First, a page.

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Off The Grid: How To Power Your Disconnected Lifestyle

| 4/6/2017 9:25:00 AM


Want to get away? Like, permanently away? Maybe it’s time to go off the grid. An estimated 180,000 Americans families are currently doing it. Living off the grid can mean a lot of things for different people, but it’s fundamentally defined as being disconnected from most infrastructures like sewer systems, electric and gas utilities.                        

People choose to go off-grid for a multitude of reasons. Some families want to live on acres of land or a very rural landscape. Others feel the need to downsize their material possessions and adopt a tiny-house lifestyle, taking their home wherever they roam. Whichever desires going off the grid may fulfill, it’s a completely different way of living, and there are many things to consider when making this kind of move. A lot of preparation is required when adopting this lifestyle, but with a little extra work, a lot of families are making it work and enjoying it. One of the biggest changes involved in detaching from utility companies is how you are going to power your everyday habits and needs. Here are differences you’ll facing when producing your own energy.

Independently Powered

Homes that are truly “off the grid” do not rely on utility power at all. These homeowners must decide how to produce energy for the household. Renewable energy sources such as wind and residential solar power are essentially what make off the grid living possible! If you go the solar route, this will be a little bit different than installing a solar panel system in a suburban environment. The whole point after all is to not be connected to the grid, which means that you won’t be able to give or take power from it. Therefore, you will need to purchase a system that is big enough to produce energy for all of your needs. The best way to figure out how big of a system you need is by first noting the amount of energy you currently use each month. You should be able to find this on your utility power bill. The typical homeowner, consuming 11,000 kWh per year, will need 28-34, 250-watt solar panels to cover complete usage. If this is larger than you wanted to start with, you could downsize the array if you practice downsizing the amount of electricity you use per month. Try these home energy-saving techniques to painlessly use less power.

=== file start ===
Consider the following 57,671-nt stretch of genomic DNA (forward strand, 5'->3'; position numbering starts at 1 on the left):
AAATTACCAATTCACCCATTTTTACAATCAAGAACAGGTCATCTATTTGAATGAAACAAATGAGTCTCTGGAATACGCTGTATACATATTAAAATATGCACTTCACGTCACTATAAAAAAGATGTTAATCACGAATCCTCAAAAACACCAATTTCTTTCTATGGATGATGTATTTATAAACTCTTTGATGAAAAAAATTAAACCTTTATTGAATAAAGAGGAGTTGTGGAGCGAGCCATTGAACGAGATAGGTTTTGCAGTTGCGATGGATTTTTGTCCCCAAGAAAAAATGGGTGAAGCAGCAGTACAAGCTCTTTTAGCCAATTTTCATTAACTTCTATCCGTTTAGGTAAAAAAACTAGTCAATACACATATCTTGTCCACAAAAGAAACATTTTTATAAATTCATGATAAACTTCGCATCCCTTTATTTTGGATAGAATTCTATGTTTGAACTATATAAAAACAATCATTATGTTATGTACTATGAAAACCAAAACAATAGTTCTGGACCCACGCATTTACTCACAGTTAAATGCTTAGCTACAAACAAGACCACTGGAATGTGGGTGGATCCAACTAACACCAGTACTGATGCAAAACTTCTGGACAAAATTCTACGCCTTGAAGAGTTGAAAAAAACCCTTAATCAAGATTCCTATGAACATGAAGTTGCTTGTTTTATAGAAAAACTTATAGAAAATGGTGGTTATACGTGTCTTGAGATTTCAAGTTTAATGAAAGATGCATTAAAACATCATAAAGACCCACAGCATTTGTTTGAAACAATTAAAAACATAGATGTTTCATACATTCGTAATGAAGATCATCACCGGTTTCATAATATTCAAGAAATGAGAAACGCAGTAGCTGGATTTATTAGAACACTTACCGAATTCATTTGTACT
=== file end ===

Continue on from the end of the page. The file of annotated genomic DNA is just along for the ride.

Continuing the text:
Using renewable energy is beneficial to homeowners in many ways. For one, independence from electrical utility companies means no longer being vulnerable to power outages or power rate increases. Your solar-generated electricity will always be free! Secondly, by using renewable energy source instead of costly fossil fuel-sourced power, your carbon footprint is decreased dramatically. Living with renewable energy can also be more cost effective compared to utility power prices. Solar panels require a bigger investment upfront, but the savings add to thousands over the system lifespan.


If you’re disconnected from the utility grid, you’re going to need to store your power independently somehow. To do so, you’ll need batteries that can be charged by your renewable energy source. This will be your source of power at night, or when your solar production is low. When your panels are soaking up the sun and transforming it into energy, the batteries will be charged and ready to reliably pump out power. Batteries do require some maintenance, such as ensuring that its charge does not fall below 50 percent is good practice, as well as periodically adding distilled water to them. There is some daily monitoring and maintenance required when keeping your battery bank at peak functionality. You can read more about battery system maintenance and repair here.

12/1/2017 8:47:52 AM

Cost and time for a 1600 sq ft change to solar and wind power

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